Am I worried my socks will get wet?
You bet! I’m worried I might fall but I also know that too often one talks oneself out of doing something because of fear of the rejection. As I’ve learned, in order to leap, one has to develop characteristics to leap, one being not to dwell in the past and another is to be positive about the outcome.
Regardless of the “success” of these endeavours, the learning I will do along the way will serve me well and help me to try leaping yet again.
It could almost be written down as a formula that when a man begins to think that he at last has found his method, he had better begin a most searching examination of himself to see whether some part of his brain has not gone to sleep. Henry Ford
I’d love to hear how you are leaping this year and how you are encouraging others to leap. Leave me a comment or link to this post as you describe your own “Year of Leaping”
Last year I began working on a PhD full time. It meant leaving my family and living apart for a period of time. Almost every night I would join them via Skype or Facetime to talk and hear about their day. My wife, a teacher, would tell me about her day or interesting things going on in the community. My 5 children would tell me about their day and I’d get to see the things they made and what they did with their friends.
Technology allowed us to connect even though we were miles apart. It allowed me to see them and, in some way, be with them. We were connected in ways that a few years ago would not have been possible.
But I missed the contact. Of being able to have my youngest son sit on my lap. Of being a part of the daily routine. It allowed us to connect but it wasn’t the same as physically being there. The point is that today, now, there are many different ways for us to connect as a family. I’ve learned not to compare the past with the present so much any more. Things are different and will be different. There are new things that challenge my worldview and previous assumptions and have made me change how I view and think about many things.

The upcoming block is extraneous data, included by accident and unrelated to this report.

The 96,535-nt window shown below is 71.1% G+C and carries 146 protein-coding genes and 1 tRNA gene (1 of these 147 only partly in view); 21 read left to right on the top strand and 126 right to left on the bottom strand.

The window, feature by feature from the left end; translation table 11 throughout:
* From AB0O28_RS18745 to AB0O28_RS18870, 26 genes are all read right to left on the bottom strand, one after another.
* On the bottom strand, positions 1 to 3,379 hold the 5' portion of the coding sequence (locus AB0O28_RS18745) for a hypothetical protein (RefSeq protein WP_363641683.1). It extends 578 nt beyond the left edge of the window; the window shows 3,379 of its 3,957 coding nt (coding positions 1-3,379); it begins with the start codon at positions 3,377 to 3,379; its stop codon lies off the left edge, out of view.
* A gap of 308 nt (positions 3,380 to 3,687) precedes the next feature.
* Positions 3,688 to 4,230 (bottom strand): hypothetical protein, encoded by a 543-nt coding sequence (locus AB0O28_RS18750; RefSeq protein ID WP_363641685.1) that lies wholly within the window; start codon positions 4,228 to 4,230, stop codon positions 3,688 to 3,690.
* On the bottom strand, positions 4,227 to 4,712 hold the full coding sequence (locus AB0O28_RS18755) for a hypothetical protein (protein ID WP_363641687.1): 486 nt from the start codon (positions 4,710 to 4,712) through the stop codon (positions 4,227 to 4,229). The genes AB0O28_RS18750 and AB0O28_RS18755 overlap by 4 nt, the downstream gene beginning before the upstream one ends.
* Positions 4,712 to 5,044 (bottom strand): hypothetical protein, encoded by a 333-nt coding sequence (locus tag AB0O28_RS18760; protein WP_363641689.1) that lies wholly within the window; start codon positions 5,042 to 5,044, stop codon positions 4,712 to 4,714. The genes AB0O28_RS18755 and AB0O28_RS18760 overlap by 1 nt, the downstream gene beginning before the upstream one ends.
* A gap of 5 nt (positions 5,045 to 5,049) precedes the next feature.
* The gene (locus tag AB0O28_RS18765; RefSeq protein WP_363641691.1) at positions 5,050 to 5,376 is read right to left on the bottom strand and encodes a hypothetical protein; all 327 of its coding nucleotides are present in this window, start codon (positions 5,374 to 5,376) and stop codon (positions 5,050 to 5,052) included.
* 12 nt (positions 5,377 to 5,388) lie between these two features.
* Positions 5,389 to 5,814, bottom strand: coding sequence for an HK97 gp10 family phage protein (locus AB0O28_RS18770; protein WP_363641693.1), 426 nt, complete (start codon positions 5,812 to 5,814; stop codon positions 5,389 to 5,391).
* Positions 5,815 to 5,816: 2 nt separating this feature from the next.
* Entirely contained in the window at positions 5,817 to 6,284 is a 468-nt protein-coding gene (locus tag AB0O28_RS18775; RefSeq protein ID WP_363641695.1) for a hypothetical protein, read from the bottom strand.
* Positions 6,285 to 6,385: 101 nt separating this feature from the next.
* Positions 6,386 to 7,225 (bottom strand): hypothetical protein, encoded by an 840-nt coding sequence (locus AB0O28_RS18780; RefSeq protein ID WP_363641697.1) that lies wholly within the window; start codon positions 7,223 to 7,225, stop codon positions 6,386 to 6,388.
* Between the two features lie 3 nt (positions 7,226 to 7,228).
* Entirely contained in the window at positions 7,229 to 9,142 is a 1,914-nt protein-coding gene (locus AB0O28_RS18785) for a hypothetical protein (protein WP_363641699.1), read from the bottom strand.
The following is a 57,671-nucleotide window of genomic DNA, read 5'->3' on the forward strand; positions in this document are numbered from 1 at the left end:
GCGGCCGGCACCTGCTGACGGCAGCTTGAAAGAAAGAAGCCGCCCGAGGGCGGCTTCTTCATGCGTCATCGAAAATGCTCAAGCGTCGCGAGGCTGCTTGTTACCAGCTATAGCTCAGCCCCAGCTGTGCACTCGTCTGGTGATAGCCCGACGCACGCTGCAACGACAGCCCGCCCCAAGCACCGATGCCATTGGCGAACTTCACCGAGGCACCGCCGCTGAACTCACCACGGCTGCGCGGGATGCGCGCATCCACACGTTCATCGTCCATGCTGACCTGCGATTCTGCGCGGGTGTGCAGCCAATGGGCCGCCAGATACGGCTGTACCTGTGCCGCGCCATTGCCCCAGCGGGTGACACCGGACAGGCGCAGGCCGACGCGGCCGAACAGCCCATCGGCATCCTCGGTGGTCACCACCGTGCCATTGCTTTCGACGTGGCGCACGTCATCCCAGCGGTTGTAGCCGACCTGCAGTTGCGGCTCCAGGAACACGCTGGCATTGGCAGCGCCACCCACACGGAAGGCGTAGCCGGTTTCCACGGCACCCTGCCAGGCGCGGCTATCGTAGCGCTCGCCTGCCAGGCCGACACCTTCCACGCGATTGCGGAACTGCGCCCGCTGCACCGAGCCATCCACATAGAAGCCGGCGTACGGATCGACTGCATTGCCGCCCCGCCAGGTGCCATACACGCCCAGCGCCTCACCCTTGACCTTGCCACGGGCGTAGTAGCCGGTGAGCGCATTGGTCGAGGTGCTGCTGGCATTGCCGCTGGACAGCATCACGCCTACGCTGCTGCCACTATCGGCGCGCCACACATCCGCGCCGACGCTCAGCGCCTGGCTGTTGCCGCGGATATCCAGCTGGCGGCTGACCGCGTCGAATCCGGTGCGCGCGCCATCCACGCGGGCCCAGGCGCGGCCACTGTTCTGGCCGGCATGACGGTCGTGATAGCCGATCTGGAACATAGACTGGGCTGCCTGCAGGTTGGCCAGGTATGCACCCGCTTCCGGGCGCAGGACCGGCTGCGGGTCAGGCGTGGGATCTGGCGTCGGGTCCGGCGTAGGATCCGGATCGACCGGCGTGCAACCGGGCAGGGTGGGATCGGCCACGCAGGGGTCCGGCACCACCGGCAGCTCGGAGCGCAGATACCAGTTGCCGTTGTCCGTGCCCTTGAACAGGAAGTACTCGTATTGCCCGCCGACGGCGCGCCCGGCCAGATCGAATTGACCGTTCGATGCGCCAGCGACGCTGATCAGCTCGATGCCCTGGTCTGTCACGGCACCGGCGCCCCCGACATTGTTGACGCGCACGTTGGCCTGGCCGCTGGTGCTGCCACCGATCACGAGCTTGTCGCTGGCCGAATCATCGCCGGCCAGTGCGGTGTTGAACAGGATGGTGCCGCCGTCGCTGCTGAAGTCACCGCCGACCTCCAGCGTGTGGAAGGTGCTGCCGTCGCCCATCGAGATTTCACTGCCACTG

The Power of Connecting
John Spencer, someone whom I have followed for some time and admire for his willingness to share his journey, recently wrote a post Missing the Connective Power of Technology . John tells a similar story as mine of using technology to connect and be with family despite living apart. He discusses the friends he has met through connecting and being connected. In the post, John explores the continuing discussion that swirls around technology and connecting
You’ve seen the videos imploring people to “look up” and abandon their devices. It’s easy to look into a crowd and say, “They’re not interacting with each other.” But I’ve always had a hard time with these complaints. The problem isn’t the device. It’s the crowd. It’s the urbanization. It’s the packed rooms with people you don’t know. The reason I won’t look up from my device while I’m in the crowd is that talking to strangers is exhausting.
I agree, being in a crowd is difficult, it isn’t my comfort zone. It’s difficult for me to strike up a conversation with someone I don’t know. But, and this is something I’ve learned over time, it also is an opportunity to meet someone new, to learn something new. So I’ve worked at taking the step and striking up a conversation. Sometimes it works, sometimes not so much. Like anything I do, there is an inherent possibility that failure will happen but there is also the inherent possibility that success is possible so I take a deep breath and step out.
John also discusses the this/that view of technology and connecting, exploring how these binaries limit people’s possibilities.
But there’s another part of this critique that bothers me. It approaches technology with a deficit mindset. I get it. Hugs are better than texts. Physical presence is an optimal choice. However, in an industrial society, we are stuck with isolation and our devices have the potential for relational connection. A forty minute commute is a forty minute commute.
I use to think that the approach was seeing technology as a deficit but now I wonder if, instead of a deficit mindset, it’s a different mindset? A mindset that sees interpersonal connections in a different way. I agree with John that technology allows us to connect to people in powerful ways yet some people see technology as limiting human interactions and connections. A different mindset than I have about technology and its use.
My father is one of those people. I’ve learned that trying to convince him otherwise isn’t going to happen. Instead, I listen more instead of trying to think of a counter argument. In doing so, I’ve come to realize that he isn’t anti-technology. In fact, he was a maker and inventor who created amazing things – surround-sound was standard in our house, even in the bathroom. He was always tinkering and innovating but, for him, face to face interaction is his comfort zone.
And it’s okay.
Its not this or that
Sometimes the devices connect us to people when we find ourselves isolated or when we need a safe place to talk but one isn’t available with the people around us. I’ve had that experience and being able to reach out to someone, a friend, is crucial. We can connect to people, friends, in new and different ways and we can find people with whom we feel a connection even though they are in different locations. We can be with our families even when we are far apart.